However, what’s more remarkable about this whole scenario is Eli Manning, Peyton’s two-time champion of a brother, last led his team to glory at the Lucas Oil Stadium – when it was Peyton’s home.
Now, having relocated to Denver, Peyton takes his Broncos to the MetLife Stadium, home to, you guessed it, Eli’s Giants for a chance to win his second championship in an eerily similar chain of events that, depending on your interpretation of Manning’s comments on his off-season neck check-ups, may be his last hurrah.
Having admitted there will be necessary talks over the summer, Manning has perhaps inadvertently added fuel to the flames, but perhaps key to the discussions that will take place will be the beating, or lack of, that Manning takes at the hands of a physical Seattle defence heading to their first Super Bowl since 2005.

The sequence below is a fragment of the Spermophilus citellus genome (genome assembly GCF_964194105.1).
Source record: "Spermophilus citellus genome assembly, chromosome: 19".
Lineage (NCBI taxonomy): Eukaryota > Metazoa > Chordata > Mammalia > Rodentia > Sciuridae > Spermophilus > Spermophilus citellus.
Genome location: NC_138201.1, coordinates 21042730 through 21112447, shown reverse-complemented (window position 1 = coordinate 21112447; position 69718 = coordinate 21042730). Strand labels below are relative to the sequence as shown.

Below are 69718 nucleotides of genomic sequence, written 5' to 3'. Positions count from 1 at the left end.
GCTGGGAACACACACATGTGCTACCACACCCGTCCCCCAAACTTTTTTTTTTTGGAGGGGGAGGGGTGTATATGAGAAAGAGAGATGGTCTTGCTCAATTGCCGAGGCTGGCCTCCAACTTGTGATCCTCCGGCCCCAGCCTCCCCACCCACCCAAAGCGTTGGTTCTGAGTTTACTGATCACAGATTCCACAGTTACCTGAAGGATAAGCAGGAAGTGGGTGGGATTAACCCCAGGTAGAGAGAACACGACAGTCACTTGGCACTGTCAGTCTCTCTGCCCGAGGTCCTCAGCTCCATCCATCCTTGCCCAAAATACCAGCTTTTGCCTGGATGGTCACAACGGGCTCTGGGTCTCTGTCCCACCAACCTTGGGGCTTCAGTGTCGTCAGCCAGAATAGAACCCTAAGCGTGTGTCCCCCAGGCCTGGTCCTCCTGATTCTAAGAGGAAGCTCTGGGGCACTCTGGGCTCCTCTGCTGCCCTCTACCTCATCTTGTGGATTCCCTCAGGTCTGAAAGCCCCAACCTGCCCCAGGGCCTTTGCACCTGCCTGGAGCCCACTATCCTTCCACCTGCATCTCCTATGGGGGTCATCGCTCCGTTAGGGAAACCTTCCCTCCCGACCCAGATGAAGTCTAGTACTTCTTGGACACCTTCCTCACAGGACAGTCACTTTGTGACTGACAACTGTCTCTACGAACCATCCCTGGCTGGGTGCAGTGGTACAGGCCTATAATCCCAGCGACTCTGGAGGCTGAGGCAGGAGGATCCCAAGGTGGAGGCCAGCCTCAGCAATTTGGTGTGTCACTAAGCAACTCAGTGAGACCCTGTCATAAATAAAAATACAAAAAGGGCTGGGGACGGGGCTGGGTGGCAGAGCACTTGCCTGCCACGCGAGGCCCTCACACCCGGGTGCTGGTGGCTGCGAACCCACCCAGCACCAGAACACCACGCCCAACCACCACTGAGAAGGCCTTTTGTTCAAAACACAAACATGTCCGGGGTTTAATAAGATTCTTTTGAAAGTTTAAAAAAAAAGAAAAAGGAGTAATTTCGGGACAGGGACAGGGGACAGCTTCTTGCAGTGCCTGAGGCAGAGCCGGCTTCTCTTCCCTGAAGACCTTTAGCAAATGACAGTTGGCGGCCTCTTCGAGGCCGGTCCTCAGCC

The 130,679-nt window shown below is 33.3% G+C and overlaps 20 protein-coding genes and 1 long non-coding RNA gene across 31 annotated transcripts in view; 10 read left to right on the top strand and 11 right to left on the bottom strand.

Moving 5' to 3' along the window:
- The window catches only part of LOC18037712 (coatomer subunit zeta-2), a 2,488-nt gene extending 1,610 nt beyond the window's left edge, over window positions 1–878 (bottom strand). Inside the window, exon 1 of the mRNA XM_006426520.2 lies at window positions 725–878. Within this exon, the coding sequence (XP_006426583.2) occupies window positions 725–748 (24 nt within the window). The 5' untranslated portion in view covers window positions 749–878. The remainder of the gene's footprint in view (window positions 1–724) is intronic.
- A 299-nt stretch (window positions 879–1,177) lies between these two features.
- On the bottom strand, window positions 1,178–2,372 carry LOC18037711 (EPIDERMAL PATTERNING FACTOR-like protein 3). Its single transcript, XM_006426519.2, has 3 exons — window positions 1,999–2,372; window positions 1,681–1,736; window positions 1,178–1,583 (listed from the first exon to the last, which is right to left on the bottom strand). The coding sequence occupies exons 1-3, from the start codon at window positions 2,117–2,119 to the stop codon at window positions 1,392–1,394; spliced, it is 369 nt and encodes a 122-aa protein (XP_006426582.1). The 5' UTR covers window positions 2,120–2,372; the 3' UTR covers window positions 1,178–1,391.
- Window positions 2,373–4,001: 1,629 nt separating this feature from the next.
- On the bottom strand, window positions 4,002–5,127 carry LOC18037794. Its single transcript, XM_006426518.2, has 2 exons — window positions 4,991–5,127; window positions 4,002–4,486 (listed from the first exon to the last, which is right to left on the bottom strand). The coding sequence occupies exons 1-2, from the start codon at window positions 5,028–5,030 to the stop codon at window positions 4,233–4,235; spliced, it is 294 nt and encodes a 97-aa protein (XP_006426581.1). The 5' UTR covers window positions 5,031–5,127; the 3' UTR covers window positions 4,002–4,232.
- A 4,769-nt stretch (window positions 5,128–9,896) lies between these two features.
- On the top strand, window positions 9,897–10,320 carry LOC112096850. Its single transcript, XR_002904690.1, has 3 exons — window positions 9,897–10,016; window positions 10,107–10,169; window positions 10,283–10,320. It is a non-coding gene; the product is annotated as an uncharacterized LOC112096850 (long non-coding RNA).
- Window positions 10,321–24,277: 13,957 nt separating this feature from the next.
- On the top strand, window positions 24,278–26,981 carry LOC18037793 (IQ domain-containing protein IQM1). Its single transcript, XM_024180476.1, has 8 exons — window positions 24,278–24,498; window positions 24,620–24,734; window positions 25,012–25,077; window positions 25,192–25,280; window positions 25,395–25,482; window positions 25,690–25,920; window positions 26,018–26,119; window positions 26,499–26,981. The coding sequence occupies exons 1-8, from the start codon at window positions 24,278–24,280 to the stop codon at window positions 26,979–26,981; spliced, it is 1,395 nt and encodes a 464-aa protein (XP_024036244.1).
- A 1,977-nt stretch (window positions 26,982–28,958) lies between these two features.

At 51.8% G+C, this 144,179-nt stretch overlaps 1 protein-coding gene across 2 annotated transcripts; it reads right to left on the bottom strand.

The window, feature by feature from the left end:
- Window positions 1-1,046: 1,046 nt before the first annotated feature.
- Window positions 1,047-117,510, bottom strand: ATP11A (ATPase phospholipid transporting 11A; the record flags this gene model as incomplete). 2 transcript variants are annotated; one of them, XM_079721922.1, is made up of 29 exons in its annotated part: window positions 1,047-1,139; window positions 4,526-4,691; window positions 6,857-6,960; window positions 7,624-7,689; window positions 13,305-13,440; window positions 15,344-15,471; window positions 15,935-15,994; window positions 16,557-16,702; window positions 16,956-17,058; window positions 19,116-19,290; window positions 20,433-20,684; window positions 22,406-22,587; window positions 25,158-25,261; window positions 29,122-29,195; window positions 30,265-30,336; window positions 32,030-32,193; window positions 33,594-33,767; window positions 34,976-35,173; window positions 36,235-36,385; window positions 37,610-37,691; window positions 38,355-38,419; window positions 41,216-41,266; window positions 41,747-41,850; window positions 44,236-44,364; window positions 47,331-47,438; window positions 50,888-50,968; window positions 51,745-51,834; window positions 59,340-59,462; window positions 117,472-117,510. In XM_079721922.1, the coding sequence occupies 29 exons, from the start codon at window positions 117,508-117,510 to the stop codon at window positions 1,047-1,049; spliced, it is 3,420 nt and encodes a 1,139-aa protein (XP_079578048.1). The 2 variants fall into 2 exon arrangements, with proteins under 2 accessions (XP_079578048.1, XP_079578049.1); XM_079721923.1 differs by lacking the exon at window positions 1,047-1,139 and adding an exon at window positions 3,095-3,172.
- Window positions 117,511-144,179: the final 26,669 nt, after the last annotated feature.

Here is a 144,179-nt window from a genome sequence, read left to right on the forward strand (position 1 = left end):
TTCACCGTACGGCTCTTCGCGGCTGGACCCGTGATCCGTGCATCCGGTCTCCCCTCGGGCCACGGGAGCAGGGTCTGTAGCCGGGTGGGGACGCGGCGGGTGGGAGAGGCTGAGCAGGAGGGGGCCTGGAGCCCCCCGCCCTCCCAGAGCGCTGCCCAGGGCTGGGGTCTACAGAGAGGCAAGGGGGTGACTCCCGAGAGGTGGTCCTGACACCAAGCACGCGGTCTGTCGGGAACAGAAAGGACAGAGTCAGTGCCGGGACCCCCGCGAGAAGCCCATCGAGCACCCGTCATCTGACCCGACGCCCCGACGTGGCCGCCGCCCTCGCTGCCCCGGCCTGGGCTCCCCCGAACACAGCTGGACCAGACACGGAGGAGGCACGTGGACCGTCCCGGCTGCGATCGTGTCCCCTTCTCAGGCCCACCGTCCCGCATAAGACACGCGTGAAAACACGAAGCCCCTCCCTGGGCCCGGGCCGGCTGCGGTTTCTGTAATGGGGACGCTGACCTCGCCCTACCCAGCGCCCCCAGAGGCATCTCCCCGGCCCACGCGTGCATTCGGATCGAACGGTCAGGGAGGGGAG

Untouched against the Patriots, Manning’s resolve will be tested by a unit that, on Sunday, had restricted the Niners to just 17 passing yards in the first half while, also, completely stuffing San Francisco’s ground game cementing their status as the league’s best.
“It’ll be a great matchup” was Pete Carroll’s response after his side’s win.
“I think it’s an extraordinary opportunity to go against a guy that set all the records in the history of the game.”
“It was loud, it was in the moment, and it was just a small part of the person I am.” Richard Sherman in his MMQB [www.mmqb.si.com] article on Monday.
Sherman was, of course, referring to his post-game explosion of emotion that has become something of an internet sensation.